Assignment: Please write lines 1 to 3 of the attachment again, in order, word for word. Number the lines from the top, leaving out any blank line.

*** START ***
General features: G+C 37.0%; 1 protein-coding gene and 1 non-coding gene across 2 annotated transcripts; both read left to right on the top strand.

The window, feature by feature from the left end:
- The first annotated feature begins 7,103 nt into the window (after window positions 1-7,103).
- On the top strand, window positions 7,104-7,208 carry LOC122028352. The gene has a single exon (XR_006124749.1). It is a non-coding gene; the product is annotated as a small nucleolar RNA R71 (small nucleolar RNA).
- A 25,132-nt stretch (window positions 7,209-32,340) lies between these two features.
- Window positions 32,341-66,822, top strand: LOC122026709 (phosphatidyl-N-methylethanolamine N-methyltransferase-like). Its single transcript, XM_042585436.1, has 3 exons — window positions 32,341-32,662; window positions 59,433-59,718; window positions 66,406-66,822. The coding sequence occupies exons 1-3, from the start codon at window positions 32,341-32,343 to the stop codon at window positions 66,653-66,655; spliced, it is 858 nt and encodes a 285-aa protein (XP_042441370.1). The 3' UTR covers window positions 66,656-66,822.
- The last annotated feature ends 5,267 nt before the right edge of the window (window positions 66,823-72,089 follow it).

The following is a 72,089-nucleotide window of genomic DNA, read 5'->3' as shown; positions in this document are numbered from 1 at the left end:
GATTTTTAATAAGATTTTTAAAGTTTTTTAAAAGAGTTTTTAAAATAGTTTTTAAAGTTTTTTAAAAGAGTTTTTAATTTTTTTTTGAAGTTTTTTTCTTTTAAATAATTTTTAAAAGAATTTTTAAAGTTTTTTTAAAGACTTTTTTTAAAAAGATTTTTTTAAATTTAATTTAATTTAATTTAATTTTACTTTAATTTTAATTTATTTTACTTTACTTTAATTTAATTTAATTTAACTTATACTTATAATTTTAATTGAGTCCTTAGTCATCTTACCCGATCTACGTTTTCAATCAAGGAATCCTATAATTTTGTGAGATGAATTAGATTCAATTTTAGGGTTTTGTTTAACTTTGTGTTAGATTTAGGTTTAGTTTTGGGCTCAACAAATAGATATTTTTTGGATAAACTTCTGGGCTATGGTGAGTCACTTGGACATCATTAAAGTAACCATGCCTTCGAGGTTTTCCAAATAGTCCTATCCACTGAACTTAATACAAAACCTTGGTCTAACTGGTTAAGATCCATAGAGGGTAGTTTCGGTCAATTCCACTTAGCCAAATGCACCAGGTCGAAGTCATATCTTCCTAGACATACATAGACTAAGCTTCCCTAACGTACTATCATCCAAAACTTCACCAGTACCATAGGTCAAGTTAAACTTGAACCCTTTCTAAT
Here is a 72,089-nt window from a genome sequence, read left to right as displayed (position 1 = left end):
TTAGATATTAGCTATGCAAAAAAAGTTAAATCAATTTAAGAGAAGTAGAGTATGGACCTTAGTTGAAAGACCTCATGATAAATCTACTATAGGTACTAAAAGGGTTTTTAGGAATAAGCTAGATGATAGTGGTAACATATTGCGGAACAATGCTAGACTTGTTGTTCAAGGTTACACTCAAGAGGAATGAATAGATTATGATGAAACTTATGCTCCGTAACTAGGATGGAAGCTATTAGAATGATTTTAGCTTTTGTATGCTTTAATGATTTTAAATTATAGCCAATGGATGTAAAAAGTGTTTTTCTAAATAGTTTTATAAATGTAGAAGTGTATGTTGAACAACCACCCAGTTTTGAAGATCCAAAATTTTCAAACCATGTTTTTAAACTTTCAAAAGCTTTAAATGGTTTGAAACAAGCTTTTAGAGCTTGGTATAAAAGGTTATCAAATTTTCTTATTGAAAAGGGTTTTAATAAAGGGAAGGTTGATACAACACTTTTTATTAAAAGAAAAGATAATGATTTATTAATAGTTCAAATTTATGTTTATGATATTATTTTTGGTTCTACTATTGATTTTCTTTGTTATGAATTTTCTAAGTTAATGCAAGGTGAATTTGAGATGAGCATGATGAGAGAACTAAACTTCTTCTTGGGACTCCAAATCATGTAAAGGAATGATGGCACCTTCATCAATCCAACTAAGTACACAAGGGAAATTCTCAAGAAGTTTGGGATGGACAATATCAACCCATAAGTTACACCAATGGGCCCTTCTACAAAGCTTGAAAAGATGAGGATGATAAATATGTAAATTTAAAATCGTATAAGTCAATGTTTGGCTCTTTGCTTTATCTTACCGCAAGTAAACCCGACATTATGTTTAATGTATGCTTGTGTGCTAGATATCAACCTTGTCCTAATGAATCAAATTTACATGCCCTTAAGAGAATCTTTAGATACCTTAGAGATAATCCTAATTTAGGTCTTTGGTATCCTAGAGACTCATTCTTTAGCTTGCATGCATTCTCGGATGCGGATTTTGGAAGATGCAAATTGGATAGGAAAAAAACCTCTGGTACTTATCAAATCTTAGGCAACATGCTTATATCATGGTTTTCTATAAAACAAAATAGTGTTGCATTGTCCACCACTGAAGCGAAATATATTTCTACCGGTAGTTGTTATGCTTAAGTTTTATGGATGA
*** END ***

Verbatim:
General features: G+C 37.0%; 1 protein-coding gene and 1 non-coding gene across 2 annotated transcripts; both read left to right on the top strand.

The window, feature by feature from the left end:
- The first annotated feature begins 7,103 nt into the window (after window positions 1-7,103).